I don’t make quiche often….really only when one rolls around for TWD, but I liked this a lot. It’s slim, more of a veggie custard tart than an eggy deep dish pie, and definitely tastes of spring.

If you don’t have the book Baking with Dorie: Sweet, Salty & Simple by Dorie Greenspan, get it and join us as we bake through it every second and fourth Tuesdays. Don’t forget to check out the rest of the TWD Blogroll and all the other participation deets over on Tuesdays with Dorie!

Everyday Dorie: Soy-Sauce Eggs and Sticky Rice

May 27, 2022 at 6:20 pm | Posted in cook the book fridays, everyday dorie, groups, other savory, savory things, snacks | 3 Comments
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soy-sauce eggs and sticky rice

I think the Soy-Sauce Eggs and Sticky Rice recipe has been nominated for CTBF a few times, but it didn’t survive the final group vote until now. I can understand that a cured egg yolk may not be everyone’s bag, but I thought it sounded like a pretty intriguing technique. I made a special egg-gathering trip to the big greenmarket in Union Square, just to get the freshest I could. The yolks then pickle (I went overnight) in a bath of soy and mirin. Each yolk turns out perfectly seasoned and jammy inside (that color!!), and when stirred through hot sushi rice, coats the grains in a most luxurious way.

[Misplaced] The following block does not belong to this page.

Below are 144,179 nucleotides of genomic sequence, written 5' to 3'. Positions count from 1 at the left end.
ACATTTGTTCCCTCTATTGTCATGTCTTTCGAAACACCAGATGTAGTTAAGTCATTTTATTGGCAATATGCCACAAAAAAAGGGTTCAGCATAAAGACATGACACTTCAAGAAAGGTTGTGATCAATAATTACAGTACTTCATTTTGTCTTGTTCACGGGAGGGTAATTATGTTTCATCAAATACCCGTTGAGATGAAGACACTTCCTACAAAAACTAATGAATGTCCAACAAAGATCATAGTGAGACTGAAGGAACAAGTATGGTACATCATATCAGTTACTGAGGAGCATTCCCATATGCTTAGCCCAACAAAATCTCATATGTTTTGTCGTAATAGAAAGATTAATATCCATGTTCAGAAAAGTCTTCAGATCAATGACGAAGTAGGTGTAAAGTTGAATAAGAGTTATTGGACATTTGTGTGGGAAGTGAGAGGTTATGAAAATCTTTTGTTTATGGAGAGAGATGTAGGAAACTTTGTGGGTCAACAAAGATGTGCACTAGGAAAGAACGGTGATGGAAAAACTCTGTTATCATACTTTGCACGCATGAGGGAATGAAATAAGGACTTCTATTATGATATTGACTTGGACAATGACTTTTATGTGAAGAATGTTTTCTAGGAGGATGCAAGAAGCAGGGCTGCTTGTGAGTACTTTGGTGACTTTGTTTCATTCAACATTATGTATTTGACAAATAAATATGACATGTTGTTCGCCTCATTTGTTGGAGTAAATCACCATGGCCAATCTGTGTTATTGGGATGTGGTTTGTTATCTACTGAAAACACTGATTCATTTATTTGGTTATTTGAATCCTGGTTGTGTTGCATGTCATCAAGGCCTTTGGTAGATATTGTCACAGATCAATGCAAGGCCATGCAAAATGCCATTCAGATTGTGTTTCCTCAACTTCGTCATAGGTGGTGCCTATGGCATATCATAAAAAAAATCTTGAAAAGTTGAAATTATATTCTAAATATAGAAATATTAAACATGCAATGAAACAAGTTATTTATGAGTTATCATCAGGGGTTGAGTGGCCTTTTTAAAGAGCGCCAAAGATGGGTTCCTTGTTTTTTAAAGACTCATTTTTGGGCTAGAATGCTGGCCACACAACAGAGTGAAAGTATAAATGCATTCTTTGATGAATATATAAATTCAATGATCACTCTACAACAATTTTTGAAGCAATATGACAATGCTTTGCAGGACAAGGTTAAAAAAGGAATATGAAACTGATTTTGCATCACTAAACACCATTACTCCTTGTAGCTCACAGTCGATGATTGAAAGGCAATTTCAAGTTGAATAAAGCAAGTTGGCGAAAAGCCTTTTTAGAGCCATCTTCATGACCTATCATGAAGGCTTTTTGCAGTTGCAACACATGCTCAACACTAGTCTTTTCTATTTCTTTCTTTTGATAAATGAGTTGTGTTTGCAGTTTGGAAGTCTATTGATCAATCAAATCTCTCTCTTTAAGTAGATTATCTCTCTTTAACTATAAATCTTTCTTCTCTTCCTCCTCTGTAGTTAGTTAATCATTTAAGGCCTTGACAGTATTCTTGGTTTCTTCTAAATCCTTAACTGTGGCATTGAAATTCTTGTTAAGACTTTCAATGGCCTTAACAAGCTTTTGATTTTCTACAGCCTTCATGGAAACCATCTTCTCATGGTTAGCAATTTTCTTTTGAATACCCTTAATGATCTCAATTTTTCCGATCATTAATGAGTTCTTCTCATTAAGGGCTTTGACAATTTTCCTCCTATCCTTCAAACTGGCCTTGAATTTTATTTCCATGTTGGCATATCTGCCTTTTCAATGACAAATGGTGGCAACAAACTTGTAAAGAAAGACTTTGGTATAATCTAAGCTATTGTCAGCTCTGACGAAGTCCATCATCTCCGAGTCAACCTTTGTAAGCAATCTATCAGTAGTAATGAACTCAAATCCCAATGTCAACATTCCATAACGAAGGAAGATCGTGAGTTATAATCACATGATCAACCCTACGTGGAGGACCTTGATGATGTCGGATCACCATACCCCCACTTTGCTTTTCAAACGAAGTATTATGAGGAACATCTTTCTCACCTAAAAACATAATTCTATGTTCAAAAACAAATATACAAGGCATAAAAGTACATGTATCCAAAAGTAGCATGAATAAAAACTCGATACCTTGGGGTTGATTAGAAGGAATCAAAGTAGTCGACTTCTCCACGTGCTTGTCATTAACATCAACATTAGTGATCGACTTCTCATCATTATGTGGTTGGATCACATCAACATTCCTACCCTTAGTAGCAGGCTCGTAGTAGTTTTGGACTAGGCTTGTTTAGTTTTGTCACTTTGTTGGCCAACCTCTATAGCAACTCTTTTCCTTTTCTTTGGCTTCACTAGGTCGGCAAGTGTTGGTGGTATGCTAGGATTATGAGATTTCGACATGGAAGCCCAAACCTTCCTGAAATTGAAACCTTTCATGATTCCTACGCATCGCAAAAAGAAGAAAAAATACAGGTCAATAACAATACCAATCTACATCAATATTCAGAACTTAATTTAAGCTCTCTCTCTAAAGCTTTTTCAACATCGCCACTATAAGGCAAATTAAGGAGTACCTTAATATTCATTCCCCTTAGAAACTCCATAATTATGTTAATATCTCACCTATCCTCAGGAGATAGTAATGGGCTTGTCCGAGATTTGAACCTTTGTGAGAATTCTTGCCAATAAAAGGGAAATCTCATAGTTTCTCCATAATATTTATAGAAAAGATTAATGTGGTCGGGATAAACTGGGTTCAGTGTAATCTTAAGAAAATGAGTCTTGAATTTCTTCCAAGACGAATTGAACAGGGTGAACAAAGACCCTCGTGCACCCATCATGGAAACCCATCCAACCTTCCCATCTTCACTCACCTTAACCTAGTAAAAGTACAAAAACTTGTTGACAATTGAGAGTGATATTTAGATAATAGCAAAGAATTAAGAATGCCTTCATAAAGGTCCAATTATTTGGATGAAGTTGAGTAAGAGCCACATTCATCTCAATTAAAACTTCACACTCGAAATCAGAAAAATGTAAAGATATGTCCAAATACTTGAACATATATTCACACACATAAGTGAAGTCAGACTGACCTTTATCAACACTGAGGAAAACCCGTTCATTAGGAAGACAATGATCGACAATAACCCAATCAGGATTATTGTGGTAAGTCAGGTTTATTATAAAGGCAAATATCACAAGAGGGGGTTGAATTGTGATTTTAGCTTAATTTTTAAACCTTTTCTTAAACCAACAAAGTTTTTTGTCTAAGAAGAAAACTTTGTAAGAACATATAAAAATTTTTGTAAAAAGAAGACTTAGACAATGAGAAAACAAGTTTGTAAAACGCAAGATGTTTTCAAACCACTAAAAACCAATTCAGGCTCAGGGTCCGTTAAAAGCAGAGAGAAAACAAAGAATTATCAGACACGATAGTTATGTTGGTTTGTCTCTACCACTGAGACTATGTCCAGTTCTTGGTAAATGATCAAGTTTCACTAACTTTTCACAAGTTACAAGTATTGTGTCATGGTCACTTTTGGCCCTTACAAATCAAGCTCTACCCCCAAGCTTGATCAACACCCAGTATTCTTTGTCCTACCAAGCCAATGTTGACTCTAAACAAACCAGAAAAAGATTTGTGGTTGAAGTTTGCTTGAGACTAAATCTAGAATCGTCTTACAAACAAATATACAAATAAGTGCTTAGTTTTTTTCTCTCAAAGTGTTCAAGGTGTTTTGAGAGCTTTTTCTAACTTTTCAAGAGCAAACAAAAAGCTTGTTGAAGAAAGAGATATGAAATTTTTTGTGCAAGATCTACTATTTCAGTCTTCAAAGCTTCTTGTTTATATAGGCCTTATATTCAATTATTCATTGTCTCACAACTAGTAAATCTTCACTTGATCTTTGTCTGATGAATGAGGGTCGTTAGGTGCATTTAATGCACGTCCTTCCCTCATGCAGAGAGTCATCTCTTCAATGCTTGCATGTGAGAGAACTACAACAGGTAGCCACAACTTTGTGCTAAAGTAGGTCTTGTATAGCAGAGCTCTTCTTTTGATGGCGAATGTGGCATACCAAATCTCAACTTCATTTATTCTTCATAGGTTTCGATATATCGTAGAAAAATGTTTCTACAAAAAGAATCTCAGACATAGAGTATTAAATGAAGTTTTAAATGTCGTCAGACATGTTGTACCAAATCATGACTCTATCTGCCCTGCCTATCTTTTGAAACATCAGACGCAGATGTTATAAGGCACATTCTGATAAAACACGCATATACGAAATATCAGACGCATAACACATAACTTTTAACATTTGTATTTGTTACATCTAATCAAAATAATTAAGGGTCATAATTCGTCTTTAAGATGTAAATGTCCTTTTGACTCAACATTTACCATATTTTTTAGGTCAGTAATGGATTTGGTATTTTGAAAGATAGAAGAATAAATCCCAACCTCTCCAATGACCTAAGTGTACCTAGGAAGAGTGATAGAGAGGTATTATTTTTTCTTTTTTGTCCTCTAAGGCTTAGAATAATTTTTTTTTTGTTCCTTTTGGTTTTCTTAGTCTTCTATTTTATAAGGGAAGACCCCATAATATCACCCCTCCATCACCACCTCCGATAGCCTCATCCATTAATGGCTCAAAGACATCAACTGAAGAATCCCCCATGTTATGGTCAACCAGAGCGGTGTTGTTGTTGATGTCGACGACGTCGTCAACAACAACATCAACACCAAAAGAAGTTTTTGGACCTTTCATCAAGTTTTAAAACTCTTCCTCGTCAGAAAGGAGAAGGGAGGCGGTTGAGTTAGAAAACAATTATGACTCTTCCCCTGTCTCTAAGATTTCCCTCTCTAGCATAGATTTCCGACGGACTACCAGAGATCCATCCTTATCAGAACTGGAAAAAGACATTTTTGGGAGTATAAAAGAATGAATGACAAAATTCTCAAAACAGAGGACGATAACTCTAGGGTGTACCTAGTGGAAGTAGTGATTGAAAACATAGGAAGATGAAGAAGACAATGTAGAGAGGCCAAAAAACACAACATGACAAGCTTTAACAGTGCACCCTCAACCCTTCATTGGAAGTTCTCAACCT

Before even reading Dorie’s headnote description of the dish, I looked at the photo and thought, “That’s drinking food,” and cooked up some maitake mushrooms and greens to go with. Turns out, while it’s great with a cold beer for lunch or late-night, I can see it being a good breakfast, too, and apparently even kids love it!

For the recipe, see Everyday Dorie by Dorie Greenspan, and head over to Cook the Book Fridays to see what we all thought.

Everyday Dorie: Black Bean-Chipotle Dip

May 12, 2022 at 7:36 pm | Posted in cook the book fridays, everyday dorie, groups, other savory, savory things, snacks | 2 Comments
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black bean-chipotle dip

Guac is my usual tortilla chip dip, but I’m game to switch up taco night botanas with something as tasty as this Black Bean-Chipotle Dip. This couldn’t be easier…just whiz up a can of black beans with some seasonings and there you have it. I wouldn’t skip the lime and cilantro, but I used taco seasoning in place of cumin, scallion instead of red onion and red Fresno pepper in lieu of green jalapeño.  I did use the ground chipotle, but why not sub in a canned chipotle in adobo or another type of ground chile powder instead? You can play around with what you have and what you like. You can also use leftovers as a spread for burritos or breakfast tacos, or even leave this chunkier and more salsa-like than I did…lots of possibilities, so you bet I’ll make this more often.

For the recipe, see Everyday Dorie by Dorie Greenspan, and head over to Cook the Book Fridays to see what we all thought.

Tuesdays with Dorie BWD: Cottage Cheese Biscuits

April 26, 2022 at 1:04 pm | Posted in biscuits/scones, breakfast things, BWD, groups, other savory, savory things, snacks, tuesdays with dorie | 6 Comments
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cottage cheese biscuits